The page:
Endoscopic Retrograde Cholangio-Pancreatography (ERCP) enables the physician to diagnose problems in the liver, gallbladder, bile ducts, and pancreas.

    ERCP may be used to discover the reason for jaundice, upper abdominal pain, and unexplained weight loss. ERCP combines the use of x-rays and an endoscope, which is a long, flexible, lighted tube. Through it, the physician can see the inside of the stomach, duodenum, and ducts in the biliary tree and pancreas.

    The Procedure During the procedure the patient will lie on their left side on an examining table in an x-ray room. Medication to help numb the back of the throat as well as a sedative will be administered to help the patient relax during the exam.

    1.You will swallow the endoscope. 2.The physician will guide the endoscope through your esophagus, stomach, and duodenum until it reaches the area where the ducts of the bilary tree and pancreas open into the duodenum. 3.You will be turned to lie flat on your stomach and the physician will pass a small plastic tube through the endoscope to inject a dye into the ducts. 4.A radiographer will begin taking x-rays as soon as the dye is injected. If the exam shows a gallstone or narrowing of the ducts, the physician can insert instruments into the endoscope to remove or work around the obstruction Also, tissue samples (biopsy) may be taken if further testing is deemed necessary. This procedure takes 30 minutes to 2 hours.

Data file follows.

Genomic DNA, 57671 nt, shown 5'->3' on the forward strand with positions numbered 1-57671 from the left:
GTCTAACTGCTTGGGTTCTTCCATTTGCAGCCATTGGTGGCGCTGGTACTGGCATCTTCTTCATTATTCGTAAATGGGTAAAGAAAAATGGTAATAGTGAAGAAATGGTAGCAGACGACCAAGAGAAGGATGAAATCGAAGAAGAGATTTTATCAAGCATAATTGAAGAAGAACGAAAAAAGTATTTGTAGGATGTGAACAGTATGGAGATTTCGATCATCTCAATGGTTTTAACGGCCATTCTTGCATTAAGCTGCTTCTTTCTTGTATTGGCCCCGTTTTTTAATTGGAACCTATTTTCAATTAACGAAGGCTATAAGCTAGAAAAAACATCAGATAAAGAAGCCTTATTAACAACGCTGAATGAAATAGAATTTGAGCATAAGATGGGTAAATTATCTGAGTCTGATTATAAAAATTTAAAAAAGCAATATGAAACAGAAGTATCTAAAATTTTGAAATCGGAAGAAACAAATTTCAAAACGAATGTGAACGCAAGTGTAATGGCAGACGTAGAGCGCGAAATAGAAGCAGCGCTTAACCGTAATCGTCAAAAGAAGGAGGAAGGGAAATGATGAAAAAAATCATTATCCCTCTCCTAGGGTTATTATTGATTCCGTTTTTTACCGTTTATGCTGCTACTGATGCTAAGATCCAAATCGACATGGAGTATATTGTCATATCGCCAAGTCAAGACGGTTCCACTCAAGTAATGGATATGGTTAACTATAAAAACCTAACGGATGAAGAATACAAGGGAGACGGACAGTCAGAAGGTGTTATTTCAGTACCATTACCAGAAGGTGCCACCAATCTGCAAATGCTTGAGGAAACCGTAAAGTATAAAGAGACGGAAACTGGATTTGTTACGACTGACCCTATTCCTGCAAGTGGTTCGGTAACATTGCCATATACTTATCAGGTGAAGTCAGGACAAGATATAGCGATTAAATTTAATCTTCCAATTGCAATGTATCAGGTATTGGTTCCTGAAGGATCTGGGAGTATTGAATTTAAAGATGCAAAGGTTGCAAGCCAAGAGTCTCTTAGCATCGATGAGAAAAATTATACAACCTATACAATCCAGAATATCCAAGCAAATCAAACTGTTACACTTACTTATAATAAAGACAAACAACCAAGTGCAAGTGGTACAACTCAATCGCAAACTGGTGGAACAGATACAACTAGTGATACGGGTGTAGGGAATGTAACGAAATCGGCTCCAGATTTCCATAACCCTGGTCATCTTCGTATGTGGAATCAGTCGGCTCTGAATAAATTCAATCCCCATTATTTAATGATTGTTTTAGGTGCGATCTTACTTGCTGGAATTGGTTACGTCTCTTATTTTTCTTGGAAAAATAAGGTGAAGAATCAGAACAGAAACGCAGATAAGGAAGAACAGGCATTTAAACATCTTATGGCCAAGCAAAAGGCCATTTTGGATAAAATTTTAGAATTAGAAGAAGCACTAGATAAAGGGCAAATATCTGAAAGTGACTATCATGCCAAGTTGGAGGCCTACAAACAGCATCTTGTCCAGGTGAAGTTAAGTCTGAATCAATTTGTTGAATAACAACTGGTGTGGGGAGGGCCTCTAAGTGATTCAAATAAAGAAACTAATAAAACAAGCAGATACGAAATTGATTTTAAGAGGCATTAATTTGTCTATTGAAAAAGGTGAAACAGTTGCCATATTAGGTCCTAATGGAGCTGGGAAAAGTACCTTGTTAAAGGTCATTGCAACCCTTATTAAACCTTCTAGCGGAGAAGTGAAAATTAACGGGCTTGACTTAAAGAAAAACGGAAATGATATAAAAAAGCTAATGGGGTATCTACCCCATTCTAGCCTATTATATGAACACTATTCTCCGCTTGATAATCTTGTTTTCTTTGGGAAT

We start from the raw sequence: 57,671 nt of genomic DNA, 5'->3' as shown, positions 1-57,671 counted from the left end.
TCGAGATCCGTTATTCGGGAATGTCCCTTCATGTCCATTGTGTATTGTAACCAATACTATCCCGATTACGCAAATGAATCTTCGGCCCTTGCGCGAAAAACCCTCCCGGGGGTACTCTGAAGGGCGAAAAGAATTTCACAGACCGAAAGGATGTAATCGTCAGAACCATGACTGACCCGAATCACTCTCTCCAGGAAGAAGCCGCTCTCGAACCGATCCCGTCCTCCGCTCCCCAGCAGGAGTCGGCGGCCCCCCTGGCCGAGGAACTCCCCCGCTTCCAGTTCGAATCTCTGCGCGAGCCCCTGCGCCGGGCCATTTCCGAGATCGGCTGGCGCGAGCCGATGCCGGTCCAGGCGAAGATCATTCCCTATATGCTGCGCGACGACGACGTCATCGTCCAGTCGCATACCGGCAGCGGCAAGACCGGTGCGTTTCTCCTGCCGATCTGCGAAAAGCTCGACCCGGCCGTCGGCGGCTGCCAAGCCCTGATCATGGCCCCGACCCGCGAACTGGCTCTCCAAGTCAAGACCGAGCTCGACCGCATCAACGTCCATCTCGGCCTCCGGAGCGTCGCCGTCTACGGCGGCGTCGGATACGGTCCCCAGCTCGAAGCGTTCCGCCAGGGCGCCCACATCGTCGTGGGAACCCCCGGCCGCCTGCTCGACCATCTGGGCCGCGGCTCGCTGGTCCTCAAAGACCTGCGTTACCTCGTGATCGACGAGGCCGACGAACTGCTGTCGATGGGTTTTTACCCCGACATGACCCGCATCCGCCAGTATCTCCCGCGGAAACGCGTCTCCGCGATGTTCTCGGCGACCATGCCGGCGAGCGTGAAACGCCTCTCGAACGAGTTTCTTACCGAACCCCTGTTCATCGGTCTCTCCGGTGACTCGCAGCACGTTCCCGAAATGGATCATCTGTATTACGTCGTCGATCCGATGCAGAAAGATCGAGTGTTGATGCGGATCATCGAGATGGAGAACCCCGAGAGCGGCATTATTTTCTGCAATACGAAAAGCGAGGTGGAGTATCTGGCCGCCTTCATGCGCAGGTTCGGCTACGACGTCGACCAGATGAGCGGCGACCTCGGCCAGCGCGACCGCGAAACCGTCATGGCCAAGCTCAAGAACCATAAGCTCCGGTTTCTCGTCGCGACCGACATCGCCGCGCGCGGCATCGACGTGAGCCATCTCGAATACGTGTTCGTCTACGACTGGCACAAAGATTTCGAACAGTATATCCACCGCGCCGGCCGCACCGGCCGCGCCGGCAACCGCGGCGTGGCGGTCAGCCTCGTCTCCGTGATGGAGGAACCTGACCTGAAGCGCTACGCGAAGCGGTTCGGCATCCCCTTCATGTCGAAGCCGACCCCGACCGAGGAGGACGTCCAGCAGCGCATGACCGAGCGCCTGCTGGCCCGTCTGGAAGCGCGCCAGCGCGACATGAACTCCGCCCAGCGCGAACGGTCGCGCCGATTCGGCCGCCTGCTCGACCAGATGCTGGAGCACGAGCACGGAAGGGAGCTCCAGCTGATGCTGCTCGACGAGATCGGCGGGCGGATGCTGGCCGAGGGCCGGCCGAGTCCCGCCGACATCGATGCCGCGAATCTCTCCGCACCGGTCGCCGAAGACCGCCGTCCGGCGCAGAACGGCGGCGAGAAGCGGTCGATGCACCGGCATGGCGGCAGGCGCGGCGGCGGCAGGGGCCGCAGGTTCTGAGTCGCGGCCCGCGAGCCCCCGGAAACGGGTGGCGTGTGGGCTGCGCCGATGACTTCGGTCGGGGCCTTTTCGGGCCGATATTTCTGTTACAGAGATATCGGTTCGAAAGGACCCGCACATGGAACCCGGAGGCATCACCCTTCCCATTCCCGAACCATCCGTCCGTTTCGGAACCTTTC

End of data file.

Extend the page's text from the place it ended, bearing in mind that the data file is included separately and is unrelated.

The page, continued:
Preparing For Your Appointment Your stomach and duodenum must be completely empty for the procedure to be accurate and safe. You will not be able to eat or drink anything after midnight the night before the procedure, or for 6 to 8 hours beforehand, depending on the time of your procedure. Also, the physician will need to know whether you have any allergies, especially to iodine, which is in the dye. You also must arrange for someone to take you home as you will not be allowed to drive due to the sedatives necessary for the procedure.

    After Your Appointment ERCP is done as an outpatient procedure. After the exam is finished you will After the procedure, you will need to stay for another 2-3 hours of recovery or until the sedative wears off. The physician will make sure you do not have signs of complications before you leave. Although unlikely, occasionally patients require an overnight hospital stay before discharge. If any kind of treatment is done during the ERCP, such as removing a gallstone, an overnight stay is possible.

    Risks Possible complications of ERCP include pancreatitis (inflammation of the pancreas), infection, bleeding, and perforation of the duodenum. However, such problems are uncommon. You may have tenderness or a lump where the sedative was injected, but that should go away in a few days or weeks.

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